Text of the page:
Let me tell you, most guys who get punched in the face deserve it. I would say maybe eighty percent of them fully deserve what’s coming to them. Maybe the other ten percent could’ve used a good tongue lashing instead. This guy was one of those people I wished I could’ve taken out myself. Every second word out of his mouth was faggot and he’d uttered a variety of rotating racial slurs. He smelled like a decomposing liver.
Today I checked the lock on the pink BMX, and felt a wave of guilt for even contemplating stealing it. It was my day off. I had planned for the sweet, calming tedium of grocery shopping, perhaps a magazine read cover to cover while sipping a fourth cup of coffee, no random crimes. But there was something in the air: expectation.
Despite Roxy’s stripper name — the actual name on her birth certificate was Roxy Barbara Streisand Gillard, and I’m not even kidding — she was as far as possible from the way you’d expect a Roxy to look. Roxy was a connector — or was it a nucleus? At school I had always skipped biology, so I wasn’t good with scientific metaphors. Anyway, she connected people. She was pretty much how I made all my friends in Toronto. She made an effort to make plans with friends, and to introduce them to others, like a community hub. There — Roxy was a community hub. She was rarely alone. She was always up to something interesting.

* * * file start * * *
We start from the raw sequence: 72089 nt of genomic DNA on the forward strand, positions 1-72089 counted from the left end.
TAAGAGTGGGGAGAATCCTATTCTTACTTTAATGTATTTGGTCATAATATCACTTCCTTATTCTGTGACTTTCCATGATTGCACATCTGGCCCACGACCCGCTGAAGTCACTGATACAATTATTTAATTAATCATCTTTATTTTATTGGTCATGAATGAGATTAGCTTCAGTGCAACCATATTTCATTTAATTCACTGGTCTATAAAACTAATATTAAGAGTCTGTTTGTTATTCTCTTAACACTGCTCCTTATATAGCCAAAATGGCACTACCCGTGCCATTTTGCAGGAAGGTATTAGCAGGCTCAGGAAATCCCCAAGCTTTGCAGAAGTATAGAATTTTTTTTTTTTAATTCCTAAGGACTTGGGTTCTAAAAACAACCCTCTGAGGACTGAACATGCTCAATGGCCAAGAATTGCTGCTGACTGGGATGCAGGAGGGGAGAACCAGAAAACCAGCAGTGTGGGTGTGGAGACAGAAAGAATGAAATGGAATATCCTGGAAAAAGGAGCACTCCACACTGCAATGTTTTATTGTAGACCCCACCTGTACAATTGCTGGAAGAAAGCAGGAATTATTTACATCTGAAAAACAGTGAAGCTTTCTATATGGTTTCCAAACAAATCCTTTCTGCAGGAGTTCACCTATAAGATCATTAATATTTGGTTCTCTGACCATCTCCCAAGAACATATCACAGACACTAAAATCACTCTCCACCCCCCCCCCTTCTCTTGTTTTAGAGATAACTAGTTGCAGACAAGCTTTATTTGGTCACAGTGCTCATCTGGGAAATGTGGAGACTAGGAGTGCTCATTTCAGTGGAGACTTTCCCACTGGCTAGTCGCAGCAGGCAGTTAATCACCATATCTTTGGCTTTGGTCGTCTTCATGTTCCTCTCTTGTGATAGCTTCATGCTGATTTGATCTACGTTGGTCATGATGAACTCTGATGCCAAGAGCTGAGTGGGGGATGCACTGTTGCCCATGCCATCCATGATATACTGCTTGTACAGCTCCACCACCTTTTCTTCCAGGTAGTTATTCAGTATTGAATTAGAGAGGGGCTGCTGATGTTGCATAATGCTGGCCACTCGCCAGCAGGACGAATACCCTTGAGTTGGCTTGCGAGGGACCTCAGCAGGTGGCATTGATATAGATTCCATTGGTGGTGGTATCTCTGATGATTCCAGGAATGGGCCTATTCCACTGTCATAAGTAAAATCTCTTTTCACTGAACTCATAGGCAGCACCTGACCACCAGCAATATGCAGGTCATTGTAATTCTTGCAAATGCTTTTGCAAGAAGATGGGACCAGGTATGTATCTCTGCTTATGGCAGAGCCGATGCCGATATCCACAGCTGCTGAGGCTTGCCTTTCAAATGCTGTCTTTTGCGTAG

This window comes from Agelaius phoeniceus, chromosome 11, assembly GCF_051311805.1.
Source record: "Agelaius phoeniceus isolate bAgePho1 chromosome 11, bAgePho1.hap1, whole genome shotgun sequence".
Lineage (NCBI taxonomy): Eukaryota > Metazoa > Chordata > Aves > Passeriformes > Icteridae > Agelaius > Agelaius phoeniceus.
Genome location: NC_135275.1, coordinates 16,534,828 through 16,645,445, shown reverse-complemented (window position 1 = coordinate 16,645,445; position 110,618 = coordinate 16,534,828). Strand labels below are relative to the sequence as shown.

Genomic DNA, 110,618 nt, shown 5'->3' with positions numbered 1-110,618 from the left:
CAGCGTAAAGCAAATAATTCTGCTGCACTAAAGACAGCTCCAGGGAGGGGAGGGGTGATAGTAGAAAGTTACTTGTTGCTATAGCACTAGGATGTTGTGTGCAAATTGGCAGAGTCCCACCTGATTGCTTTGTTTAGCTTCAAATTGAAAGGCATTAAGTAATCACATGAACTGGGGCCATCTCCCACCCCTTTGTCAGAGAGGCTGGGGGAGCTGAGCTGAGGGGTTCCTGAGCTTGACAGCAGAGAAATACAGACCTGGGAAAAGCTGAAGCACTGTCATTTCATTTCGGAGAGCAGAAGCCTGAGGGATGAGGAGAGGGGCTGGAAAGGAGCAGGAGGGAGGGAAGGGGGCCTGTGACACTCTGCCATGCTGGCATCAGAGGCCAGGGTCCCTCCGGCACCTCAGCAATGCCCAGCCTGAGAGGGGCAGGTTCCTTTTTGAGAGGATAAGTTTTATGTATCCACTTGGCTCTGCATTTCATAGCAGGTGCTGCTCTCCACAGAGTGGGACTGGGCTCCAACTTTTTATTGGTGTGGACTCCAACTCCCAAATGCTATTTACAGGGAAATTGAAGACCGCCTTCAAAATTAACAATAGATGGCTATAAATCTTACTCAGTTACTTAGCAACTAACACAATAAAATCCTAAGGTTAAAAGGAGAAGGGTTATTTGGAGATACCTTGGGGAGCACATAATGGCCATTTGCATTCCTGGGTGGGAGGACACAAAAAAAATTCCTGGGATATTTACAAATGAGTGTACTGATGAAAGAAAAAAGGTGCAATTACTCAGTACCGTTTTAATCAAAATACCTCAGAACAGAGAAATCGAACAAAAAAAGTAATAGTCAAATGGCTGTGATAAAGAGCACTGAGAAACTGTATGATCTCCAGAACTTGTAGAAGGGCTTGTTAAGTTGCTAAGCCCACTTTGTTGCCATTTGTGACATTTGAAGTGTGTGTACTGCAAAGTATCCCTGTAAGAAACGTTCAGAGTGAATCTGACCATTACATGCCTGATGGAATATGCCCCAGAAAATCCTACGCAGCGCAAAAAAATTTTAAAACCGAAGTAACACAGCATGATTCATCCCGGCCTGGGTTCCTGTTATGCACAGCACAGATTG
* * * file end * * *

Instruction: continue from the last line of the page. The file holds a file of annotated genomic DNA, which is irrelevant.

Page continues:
Roxy liked to talk. I liked to listen. The roommate situation would probably work out well.
The stale coffee is boiling up but he catches it before it goes over the side, pours it into a stained cup and blows on the black liquid, lets a panel of the dream slide forward. If he does not force his attention on it, it might stoke the day, rewarm that old, cold time on the mountain when they owned the world and nothing seemed wrong.
“At first, I was afraid, I was petrified.
Kept thinkin’ I could never live
Without you by my side,
But then I spent so many nights
Thinkin’ how you did me wrong.
And I grew strong
And I learned how to get along.”
“Well, now go! Walk out the door!
Just turn around now,
‘Cause you’re not welcome anymore!
Weren’t you the one
Who tried to hurt me with goodbye?
Did you think I’d crumble?
Did you think I’d lay down and die?”
“Guess there’s something wrong with me
Guess I don’t fit in
No one wants to touch it
No one knows where to begin
I’ve got more than one membership
To more than one club
And I owe my life
To the people that I love”